Results in brief


Hybrid plant offers energy system flexibility all year long

Researchers unveiled an innovative process that offers a flexible energy supply – electricity, fuel for vehicles and heating. The process provides a viable route to integrating renewables into buildings and transport, without having to dump any excess energy from sunny summer days.

The share of variable renewable energy sources in the energy mix is rapidly increasing over time. According to the latest renewable energy market forecast of the International Energy Agency, their capacity could expand by 50 % between 2019 and 2024. While the growth of renewables helps reduce carbon emissions and tackle climate change, balancing their availability with varying levels of electricity demand is quite challenging. For example, solar and wind energy technologies only produce energy during sunny and windy days, respectively.

Sustainable biofuels: what holds them back

Reliable energy storage is the target technology to unlock the vast potential of renewable energy. The use of hydrogen for energy storage is also relevant for combined heat and power (CHP) technologies commonly found in district heating systems of cities and central heating systems of larger buildings. “State-of-the-art CHP technologies have been under severe financial stress in the changing European electricity market. There is a clear need for new, flexible district heating and CHP solutions that can maintain economic feasibility under the increasing penetration of variable energy supplies,” notes Esa Kurkela, coordinator of the EU-funded FLEXCHX project. Trigeneration of power, heat and an intermediate product that can be refined to a transport fuel is an affordable way to address the challenge of the poor match between solar energy availability and the demand for electricity and heating. “Advanced biofuels are a key part of low-carbon transport development since early 2000, but industrial deployment has been held back. A fundamental reason for this is the attempt to reach satisfactory economics by exploiting economies of scale. This leads to extremely large-scale plant constructs (powers exceeding 300 MW) that are eventually deemed too risky by investors,” adds Kurkela. “Finding consumers who could effectively exploit such large amounts of heat supply provided by large-scale plants is also rare.”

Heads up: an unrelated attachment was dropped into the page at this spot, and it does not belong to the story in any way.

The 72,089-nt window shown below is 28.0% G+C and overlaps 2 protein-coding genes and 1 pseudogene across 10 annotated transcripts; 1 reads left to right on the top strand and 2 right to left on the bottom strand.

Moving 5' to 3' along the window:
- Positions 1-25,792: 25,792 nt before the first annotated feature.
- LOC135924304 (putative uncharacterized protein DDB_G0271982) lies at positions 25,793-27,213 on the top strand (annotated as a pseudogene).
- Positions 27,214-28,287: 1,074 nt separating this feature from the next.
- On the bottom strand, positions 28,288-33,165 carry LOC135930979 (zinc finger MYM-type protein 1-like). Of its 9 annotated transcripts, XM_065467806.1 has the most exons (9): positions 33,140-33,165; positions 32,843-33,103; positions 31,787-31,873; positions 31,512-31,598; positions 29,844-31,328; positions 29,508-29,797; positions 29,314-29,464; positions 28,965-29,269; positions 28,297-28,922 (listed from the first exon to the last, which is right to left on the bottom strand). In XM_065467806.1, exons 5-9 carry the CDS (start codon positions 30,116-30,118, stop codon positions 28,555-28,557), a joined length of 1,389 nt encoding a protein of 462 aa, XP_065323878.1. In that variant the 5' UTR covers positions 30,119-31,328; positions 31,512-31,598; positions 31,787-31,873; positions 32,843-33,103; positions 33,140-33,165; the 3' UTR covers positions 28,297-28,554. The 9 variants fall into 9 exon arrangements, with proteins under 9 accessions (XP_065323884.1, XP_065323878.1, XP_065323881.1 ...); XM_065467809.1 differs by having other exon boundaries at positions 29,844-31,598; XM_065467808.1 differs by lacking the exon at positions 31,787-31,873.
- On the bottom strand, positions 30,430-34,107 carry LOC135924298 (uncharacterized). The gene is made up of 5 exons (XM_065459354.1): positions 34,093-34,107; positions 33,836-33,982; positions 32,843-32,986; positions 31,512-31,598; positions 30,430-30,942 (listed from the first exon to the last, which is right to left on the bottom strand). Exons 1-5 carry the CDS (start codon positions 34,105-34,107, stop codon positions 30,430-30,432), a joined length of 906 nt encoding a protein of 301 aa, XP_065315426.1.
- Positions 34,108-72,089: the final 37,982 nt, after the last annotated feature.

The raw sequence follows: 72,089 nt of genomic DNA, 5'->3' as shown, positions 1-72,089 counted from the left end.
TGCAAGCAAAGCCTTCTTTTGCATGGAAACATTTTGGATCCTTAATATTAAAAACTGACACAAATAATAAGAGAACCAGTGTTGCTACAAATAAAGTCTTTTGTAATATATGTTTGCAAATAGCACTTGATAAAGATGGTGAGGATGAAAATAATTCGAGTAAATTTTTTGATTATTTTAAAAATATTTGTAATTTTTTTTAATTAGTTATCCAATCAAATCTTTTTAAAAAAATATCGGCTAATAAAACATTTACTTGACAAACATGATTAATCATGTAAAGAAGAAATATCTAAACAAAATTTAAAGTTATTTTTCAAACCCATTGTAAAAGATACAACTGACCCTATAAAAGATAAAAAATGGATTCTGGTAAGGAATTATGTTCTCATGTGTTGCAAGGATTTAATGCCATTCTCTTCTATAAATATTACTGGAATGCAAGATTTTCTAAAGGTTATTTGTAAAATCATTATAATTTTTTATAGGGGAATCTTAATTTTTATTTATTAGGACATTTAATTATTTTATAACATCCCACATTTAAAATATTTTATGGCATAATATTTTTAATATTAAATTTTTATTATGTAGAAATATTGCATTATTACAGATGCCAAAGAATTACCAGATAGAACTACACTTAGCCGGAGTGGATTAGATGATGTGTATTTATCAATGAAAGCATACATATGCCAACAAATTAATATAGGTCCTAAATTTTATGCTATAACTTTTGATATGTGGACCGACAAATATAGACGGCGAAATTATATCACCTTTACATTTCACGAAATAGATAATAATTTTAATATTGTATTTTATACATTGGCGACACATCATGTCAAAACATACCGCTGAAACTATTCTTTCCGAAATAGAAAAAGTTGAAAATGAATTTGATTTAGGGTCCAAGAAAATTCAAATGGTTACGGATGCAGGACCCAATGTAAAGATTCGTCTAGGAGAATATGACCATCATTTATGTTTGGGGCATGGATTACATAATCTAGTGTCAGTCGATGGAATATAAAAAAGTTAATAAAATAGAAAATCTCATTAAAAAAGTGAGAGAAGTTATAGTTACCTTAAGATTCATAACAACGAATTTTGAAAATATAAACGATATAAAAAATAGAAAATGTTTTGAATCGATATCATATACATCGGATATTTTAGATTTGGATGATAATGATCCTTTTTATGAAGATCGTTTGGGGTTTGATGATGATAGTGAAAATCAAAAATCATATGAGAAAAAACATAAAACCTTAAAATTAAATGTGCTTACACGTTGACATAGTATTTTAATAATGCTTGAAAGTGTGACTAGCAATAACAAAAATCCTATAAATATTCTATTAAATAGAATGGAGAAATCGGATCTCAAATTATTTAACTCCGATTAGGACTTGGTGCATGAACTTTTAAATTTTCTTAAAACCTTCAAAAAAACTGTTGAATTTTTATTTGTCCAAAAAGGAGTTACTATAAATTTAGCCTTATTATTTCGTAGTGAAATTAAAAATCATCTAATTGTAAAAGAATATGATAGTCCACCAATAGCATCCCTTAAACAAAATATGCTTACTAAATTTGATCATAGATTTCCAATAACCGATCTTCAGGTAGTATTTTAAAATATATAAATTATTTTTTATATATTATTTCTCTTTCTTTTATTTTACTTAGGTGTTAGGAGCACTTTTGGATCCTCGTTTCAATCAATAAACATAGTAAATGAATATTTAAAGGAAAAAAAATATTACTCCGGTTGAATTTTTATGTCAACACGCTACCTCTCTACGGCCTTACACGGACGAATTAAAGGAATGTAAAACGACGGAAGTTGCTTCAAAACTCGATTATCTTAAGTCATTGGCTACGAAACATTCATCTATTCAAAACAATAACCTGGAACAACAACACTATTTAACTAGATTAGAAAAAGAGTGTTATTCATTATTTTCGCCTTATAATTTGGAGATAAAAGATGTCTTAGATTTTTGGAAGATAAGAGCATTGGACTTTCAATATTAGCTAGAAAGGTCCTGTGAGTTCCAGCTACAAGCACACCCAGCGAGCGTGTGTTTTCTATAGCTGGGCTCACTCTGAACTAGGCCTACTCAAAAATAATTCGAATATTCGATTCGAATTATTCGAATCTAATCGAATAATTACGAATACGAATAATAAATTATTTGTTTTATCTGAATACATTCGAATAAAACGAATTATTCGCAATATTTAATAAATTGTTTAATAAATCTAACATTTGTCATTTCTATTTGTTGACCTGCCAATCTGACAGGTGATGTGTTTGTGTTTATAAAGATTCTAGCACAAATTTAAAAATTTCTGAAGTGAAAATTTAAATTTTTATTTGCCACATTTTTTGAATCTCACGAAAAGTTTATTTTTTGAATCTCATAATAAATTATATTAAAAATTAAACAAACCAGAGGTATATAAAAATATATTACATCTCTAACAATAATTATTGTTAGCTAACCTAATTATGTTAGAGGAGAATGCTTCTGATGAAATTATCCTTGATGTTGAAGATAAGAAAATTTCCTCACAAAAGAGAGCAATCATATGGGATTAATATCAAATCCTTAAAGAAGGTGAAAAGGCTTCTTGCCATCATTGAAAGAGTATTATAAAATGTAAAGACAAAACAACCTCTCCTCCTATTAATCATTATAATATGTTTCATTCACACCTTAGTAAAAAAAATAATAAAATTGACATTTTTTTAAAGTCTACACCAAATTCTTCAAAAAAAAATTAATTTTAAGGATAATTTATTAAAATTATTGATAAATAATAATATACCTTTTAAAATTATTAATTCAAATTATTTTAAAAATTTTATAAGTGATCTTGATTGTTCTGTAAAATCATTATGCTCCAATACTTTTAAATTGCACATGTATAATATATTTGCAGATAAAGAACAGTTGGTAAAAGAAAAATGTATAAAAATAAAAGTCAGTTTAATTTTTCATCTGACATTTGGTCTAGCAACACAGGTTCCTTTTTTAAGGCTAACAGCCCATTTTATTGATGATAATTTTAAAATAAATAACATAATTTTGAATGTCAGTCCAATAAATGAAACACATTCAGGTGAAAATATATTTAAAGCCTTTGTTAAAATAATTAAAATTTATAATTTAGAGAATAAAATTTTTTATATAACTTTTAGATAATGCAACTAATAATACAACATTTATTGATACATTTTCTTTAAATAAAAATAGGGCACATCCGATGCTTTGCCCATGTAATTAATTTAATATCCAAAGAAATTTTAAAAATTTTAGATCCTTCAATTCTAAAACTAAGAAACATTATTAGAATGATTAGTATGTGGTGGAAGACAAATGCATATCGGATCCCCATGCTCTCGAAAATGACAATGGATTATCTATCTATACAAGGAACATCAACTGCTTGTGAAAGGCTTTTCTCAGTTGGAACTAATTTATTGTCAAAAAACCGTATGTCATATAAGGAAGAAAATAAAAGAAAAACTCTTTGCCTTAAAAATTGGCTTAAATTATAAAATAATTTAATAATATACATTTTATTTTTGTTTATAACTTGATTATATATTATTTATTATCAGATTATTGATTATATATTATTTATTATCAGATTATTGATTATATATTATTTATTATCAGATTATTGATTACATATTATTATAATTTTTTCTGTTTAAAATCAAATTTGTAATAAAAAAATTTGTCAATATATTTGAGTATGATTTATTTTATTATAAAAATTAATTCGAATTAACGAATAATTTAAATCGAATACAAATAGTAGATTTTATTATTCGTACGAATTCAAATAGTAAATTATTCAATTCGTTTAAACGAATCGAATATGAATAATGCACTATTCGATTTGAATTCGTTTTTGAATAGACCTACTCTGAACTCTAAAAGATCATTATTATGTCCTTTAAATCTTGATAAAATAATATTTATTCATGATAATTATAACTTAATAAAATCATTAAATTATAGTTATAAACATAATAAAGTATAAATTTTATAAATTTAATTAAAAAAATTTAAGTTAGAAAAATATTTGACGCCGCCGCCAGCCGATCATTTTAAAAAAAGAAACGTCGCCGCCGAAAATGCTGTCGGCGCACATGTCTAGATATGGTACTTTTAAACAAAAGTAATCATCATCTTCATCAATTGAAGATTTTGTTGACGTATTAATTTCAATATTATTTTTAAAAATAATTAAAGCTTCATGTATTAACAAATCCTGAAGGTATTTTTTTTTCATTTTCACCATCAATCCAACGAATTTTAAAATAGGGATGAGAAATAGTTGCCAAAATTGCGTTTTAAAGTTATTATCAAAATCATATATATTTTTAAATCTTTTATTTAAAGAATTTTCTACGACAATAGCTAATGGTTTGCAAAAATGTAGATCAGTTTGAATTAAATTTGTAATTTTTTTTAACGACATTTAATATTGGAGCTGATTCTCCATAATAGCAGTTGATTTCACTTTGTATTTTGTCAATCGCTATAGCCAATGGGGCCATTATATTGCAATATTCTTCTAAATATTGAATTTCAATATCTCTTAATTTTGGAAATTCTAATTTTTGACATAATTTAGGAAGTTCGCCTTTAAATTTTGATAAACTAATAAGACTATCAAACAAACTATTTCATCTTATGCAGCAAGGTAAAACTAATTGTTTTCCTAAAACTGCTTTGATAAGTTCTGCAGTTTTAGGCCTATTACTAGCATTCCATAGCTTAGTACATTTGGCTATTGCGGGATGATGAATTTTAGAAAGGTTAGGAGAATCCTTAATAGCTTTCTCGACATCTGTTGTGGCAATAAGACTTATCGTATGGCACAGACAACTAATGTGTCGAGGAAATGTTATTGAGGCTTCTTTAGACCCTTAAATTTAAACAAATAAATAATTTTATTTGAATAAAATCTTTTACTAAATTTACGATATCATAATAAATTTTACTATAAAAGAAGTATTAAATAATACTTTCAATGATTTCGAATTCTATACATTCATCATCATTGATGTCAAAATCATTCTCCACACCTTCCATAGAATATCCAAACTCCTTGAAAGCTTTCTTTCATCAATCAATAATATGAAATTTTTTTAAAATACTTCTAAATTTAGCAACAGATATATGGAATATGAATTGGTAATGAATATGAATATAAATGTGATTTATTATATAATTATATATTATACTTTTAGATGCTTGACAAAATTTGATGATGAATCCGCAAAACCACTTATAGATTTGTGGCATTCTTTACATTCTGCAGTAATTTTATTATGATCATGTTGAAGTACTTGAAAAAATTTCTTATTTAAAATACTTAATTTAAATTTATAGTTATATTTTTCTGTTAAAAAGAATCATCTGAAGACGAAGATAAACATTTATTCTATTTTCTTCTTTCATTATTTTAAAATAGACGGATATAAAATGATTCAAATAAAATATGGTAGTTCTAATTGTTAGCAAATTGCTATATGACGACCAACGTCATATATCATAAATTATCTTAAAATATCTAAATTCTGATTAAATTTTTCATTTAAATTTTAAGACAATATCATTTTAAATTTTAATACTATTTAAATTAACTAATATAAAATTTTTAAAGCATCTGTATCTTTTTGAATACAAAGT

The FLEXCHX process

Researchers working on the FLEXCHX project have successfully unveiled an innovative power plant that prompts a rethinking of how CHP is combined with variable renewables. “We have developed a flexible and integrated process that combines electrolysis of water with biomass gasification and catalytic liquefaction. This process produces heat, power and an intermediate energy carrier – Fischer-Tropsch wax – that can be processed to a transport fuel using existing oil refining equipment,” explains Kurkela. FLEXCHX plants can be integrated with various CHP systems, both industrial and district. “During summer, renewable fuels are produced from biomass and hydrogen; the hydrogen is produced from water electrolysis that is driven by low-cost excess electricity from the power grid. In the dark winter days, the plant runs on biomass, maximising the production of heat, electricity and Fischer-Tropsch wax. Most plant components are used throughout the entire year - only the electrolysis unit is operated seasonally,” adds Kurkela. Operating the same plant flexibly, either with biomass or combining it with renewable electricity, is radical. State-of-the-art biomass-fired district heating plants are usually operated only during cold days, approximately 5 000 h/year. By contrast, the annual operation time of conventional power-to-fuel units that exploit solar energy is limited to approximately 3 000 h. The main advantage of the FLEXCHX process is that it constantly produces electricity, fuel and heat all year long.


FLEXCHX, biomass, CHP, district heating, transport fuel, Fischer-Tropsch wax, combined heat and power


Grant agreement ID: 763919
Closed project
Start date1 March 2018
End date30 April 2021
Funded under
• H2020-EU.3.3.
• H2020-EU.3.3.2.
Overall budget € 4 489 545
EU contribution € 4 489 545